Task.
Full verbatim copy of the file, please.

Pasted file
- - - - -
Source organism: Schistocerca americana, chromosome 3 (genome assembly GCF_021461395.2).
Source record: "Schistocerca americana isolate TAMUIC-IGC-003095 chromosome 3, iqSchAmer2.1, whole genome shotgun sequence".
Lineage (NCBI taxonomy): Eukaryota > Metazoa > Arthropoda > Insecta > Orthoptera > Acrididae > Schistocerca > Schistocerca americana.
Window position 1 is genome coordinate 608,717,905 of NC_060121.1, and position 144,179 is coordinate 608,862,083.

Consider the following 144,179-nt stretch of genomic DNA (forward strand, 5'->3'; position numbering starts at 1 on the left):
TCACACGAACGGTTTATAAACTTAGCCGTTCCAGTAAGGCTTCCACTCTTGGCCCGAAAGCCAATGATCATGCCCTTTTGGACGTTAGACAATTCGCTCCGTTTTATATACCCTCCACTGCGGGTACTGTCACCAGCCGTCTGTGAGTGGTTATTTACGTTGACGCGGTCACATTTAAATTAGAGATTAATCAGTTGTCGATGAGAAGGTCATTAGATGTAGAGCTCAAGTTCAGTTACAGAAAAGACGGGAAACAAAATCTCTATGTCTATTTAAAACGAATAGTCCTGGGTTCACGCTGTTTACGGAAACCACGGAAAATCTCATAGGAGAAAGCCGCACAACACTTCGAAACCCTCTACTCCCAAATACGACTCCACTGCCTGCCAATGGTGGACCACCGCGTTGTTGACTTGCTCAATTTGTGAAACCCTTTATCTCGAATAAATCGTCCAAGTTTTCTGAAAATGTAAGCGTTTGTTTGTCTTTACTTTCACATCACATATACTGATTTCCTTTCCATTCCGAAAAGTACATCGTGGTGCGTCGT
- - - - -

Source organism: Schistocerca americana, chromosome 3 (genome assembly GCF_021461395.2).
Source record: "Schistocerca americana isolate TAMUIC-IGC-003095 chromosome 3, iqSchAmer2.1, whole genome shotgun sequence".
Lineage (NCBI taxonomy): Eukaryota > Metazoa > Arthropoda > Insecta > Orthoptera > Acrididae > Schistocerca > Schistocerca americana.
Window position 1 is genome coordinate 608,717,905 of NC_060121.1, and position 144,179 is coordinate 608,862,083.

Consider the following 144,179-nt stretch of genomic DNA (forward strand, 5'->3'; position numbering starts at 1 on the left):
TCACACGAACGGTTTATAAACTTAGCCGTTCCAGTAAGGCTTCCACTCTTGGCCCGAAAGCCAATGATCATGCCCTTTTGGACGTTAGACAATTCGCTCCGTTTTATATACCCTCCACTGCGGGTACTGTCACCAGCCGTCTGTGAGTGGTTATTTACGTTGACGCGGTCACATTTAAATTAGAGATTAATCAGTTGTCGATGAGAAGGTCATTAGATGTAGAGCTCAAGTTCAGTTACAGAAAAGACGGGAAACAAAATCTCTATGTCTATTTAAAACGAATAGTCCTGGGTTCACGCTGTTTACGGAAACCACGGAAAATCTCATAGGAGAAAGCCGCACAACACTTCGAAACCCTCTACTCCCAAATACGACTCCACTGCCTGCCAATGGTGGACCACCGCGTTGTTGACTTGCTCAATTTGTGAAACCCTTTATCTCGAATAAATCGTCCAAGTTTTCTGAAAATGTAAGCGTTTGTTTGTCTTTACTTTCACATCACATATACTGATTTCCTTTCCATTCCGAAAAGTACATCGTGGTGCGTCGT